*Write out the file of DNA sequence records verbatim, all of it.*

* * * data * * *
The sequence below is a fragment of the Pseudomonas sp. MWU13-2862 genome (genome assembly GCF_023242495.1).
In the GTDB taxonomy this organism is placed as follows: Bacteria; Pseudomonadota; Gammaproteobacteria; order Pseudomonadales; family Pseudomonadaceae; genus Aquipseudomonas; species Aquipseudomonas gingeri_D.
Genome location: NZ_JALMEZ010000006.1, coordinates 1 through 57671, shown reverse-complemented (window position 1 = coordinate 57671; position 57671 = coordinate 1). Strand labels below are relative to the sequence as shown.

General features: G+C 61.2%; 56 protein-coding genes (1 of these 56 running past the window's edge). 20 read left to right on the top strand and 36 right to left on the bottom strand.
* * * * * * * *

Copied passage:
The sequence below is a fragment of the Pseudomonas sp. MWU13-2862 genome (genome assembly GCF_023242495.1).
In the GTDB taxonomy this organism is placed as follows: Bacteria; Pseudomonadota; Gammaproteobacteria; order Pseudomonadales; family Pseudomonadaceae; genus Aquipseudomonas; species Aquipseudomonas gingeri_D.
Genome location: NZ_JALMEZ010000006.1, coordinates 1 through 57671, shown reverse-complemented (window position 1 = coordinate 57671; position 57671 = coordinate 1). Strand labels below are relative to the sequence as shown.

General features: G+C 61.2%; 56 protein-coding genes (1 of these 56 running past the window's edge). 20 read left to right on the top strand and 36 right to left on the bottom strand.